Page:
I’ve been scattered in pieces,

torn by conflict,

mocked by laughter,

washed down in drink.

 

In alleyways I sweep myself up

out of garbage and broken glass…

 

It’s here in all the pieces of my shame

that I now find myself again…

I yearn to be held

in the great hands of your heart —

oh let them take me now.

Into them I place these fragments, my life,

and you, God—spend them however you want.

 

          Rainer Maria Rilke

 

 

 

The people of the kingdom of Sadik surrounded the palace of their king shouting in rebellion against him. And he came down the steps of the palace carrying his crown in one hand and his sceptre in the other. The majesty of his appearance silenced the multitude, and he stood before them and said, “My friends, who are no longer my subjects, here I yield my crown and sceptre unto you. I would be one of you. I am only one man, but as a man I would work together with you that our lot may be made better. There is no need for king. Let us go therefore to the fields and the vineyards and labour hand with hand. Only you must tell me to what field or vineyard I should go. All of you now are king.”

 

And the people marvelled, and stillness was upon them, for the king whom they had deemed the source of their discontent now yielding his crown and sceptre to them and became as one of them.

 

Then each and every one of them went his way, and the king walked with one man to a field.

 

But the Kingdom of Sadik fared not better without a king, and the mist of discontent was still upon the land. The people cried out in the market places saying that they have a king to rule them. And the elders and the youths said as if with one voice, “We will have our king.”

 

And they sought the king and found him toiling in the field, and they brought him to his seat, and yielded unto his crown and his sceptre. And they said, “Now rule us, with might and with justice.”

 

And he said, “I will indeed rule you with might, and may the gods of the heaven and the earth help me that I may also rule with justice.”

 

Now, there came to his presence men and women and spoke unto him of a baron who mistreated them, and to whom they were but serfs.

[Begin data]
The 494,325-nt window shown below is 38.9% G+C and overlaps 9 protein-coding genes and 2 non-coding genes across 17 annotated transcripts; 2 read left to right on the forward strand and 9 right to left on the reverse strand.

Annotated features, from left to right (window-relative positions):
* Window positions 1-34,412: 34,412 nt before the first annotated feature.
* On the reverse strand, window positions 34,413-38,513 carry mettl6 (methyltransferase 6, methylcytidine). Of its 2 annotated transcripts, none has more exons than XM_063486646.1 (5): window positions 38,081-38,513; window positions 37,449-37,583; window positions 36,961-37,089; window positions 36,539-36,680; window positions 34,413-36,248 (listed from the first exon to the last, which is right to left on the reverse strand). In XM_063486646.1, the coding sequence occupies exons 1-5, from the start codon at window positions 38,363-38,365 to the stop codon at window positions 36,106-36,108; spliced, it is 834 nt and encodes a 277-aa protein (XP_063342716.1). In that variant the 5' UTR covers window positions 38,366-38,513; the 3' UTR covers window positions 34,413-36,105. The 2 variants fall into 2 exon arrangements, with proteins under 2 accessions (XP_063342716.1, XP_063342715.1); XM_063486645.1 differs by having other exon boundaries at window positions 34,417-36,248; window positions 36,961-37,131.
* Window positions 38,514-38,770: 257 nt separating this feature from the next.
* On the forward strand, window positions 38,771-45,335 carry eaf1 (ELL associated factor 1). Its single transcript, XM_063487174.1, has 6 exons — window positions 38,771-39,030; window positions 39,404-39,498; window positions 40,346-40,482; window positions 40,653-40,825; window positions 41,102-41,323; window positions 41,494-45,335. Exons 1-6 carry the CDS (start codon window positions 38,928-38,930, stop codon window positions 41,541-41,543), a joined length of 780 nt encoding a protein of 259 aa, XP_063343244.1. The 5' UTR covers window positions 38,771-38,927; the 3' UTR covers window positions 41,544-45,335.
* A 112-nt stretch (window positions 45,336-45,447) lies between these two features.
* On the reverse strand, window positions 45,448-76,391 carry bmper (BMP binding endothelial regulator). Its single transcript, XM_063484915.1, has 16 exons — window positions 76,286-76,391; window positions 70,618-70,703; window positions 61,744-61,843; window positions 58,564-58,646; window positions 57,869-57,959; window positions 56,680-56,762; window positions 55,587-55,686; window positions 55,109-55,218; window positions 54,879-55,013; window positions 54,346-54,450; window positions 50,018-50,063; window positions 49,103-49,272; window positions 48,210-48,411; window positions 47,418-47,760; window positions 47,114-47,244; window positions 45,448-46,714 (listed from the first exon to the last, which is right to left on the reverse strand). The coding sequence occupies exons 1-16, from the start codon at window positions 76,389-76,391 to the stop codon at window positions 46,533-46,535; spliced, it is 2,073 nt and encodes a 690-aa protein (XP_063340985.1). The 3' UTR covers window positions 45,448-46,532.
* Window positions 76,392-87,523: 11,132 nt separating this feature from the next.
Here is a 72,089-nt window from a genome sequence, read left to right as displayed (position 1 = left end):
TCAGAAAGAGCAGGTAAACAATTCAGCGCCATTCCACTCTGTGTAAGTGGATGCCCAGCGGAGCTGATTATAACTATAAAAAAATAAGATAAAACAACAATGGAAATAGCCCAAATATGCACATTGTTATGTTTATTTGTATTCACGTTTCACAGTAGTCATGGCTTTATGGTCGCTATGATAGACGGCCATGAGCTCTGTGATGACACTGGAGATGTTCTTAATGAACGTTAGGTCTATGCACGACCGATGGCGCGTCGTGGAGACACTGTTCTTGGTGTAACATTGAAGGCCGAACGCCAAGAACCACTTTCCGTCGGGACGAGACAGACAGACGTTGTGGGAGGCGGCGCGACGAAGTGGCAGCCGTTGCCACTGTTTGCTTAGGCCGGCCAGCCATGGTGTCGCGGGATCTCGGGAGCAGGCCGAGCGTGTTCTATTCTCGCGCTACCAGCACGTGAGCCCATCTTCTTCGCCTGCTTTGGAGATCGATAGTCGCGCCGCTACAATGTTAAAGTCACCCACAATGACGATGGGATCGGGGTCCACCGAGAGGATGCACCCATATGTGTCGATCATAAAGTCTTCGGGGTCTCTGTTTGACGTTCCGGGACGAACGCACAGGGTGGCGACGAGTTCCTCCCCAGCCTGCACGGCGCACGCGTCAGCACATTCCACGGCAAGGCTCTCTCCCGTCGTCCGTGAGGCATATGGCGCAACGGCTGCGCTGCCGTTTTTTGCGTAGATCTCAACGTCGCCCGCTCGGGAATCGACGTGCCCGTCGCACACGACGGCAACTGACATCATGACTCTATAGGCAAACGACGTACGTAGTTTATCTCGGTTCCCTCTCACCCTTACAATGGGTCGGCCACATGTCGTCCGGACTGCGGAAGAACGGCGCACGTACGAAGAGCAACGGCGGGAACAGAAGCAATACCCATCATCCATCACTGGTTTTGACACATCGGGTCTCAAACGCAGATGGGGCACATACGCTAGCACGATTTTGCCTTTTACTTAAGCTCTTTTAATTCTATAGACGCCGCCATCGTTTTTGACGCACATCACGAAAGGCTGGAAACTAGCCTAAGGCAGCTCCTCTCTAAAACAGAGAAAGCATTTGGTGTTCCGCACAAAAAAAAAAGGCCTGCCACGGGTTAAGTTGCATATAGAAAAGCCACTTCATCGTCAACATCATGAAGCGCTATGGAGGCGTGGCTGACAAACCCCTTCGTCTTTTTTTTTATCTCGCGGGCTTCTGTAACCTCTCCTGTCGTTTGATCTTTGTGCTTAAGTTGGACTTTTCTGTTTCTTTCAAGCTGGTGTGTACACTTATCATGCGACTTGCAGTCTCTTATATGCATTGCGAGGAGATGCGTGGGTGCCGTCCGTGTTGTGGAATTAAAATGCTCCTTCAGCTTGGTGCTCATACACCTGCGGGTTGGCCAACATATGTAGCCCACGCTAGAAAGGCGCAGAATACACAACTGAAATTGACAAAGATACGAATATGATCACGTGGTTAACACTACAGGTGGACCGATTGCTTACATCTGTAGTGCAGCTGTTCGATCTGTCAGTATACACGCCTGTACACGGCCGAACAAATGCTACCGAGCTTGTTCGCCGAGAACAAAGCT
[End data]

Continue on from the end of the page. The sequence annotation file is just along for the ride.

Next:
And straightway the king brought the baron before him and said, “The life of one man is as weighty in the scales of God as the life of another. And because you know not how to weigh the lives of those who work in your fiends and your vineyards, you are banished, and you shall leave this kingdom forever.”

 

The following day came another company to the king and spoke of the cruelty of a countess beyond the hills, and how she brought them down to misery. Instantly the countess was brought to court, and the king sentenced her also to banishment, saying, “Those who till our fields and care for our vineyards are nobler than we who eat the bread they prepare and drink the wine of their wine-press. And because you know not this, you shall leave this land and be afar from this kingdom.”

 

Then came men and women who said that the bishop made them bring stones and hew the stones for the cathedral, yet he gave them naught, though they knew the bishop’s coffer was full of gold and silver while they themselves were empty with hunger.

 

And the king called for the bishop, and when the bishop came the king spoke and said unto his, “That cross you wear upon your bosom should mean giving life unto life. But you have taken life from life and you have given none. Therefore you shall leave this kingdom never to return.”

 

Thus each day for a full moon men and women came to the king to tell him of the burdens laid upon them. And each and every day a full moon some oppressor was exiled from the land.

 

And the people of Sadik were amazed, and there was cheer in their heart.

 

And upon a day the elders and the youths came and surrounded the tower of the king and called for him. And he came down holding his crown with one hand and his sceptre with the other.

 

And he spoke unto and said, “Now, what would you do of me? Behold, I yield back to you that which you desired me to hold.”

 

But they cried. “Nay, nay, you are our rightful king. You have made clean the land of vipers, and you have brought the wolves to naught, and we welcome to sing our thanksgiving unto you. The crown is yours in majesty and the sceptre is yours in glory.”

 

Then the king said, “Not I, not I. You yourselves are king. When you deemed me weak and a misruler, you yourselves were weak and misruling. And now the land fares well because it is in your will. I am but a thought in the mind of you all, and I exist not save in your actions. There is no such person as governor. Only the governed exist to govern themselves.”

 

And the king re-entered his tower with his crown and his sceptre. And the elders and the youths went their various ways and they were content.

 

And each and every one thought of himself as king with a crown in one hand and a sceptre in the other.

 

–Kahlil Gibran

 

 

There is no path that leads to Zen.

How can you follow a path to where you are right now?

 

Robert Allen

 

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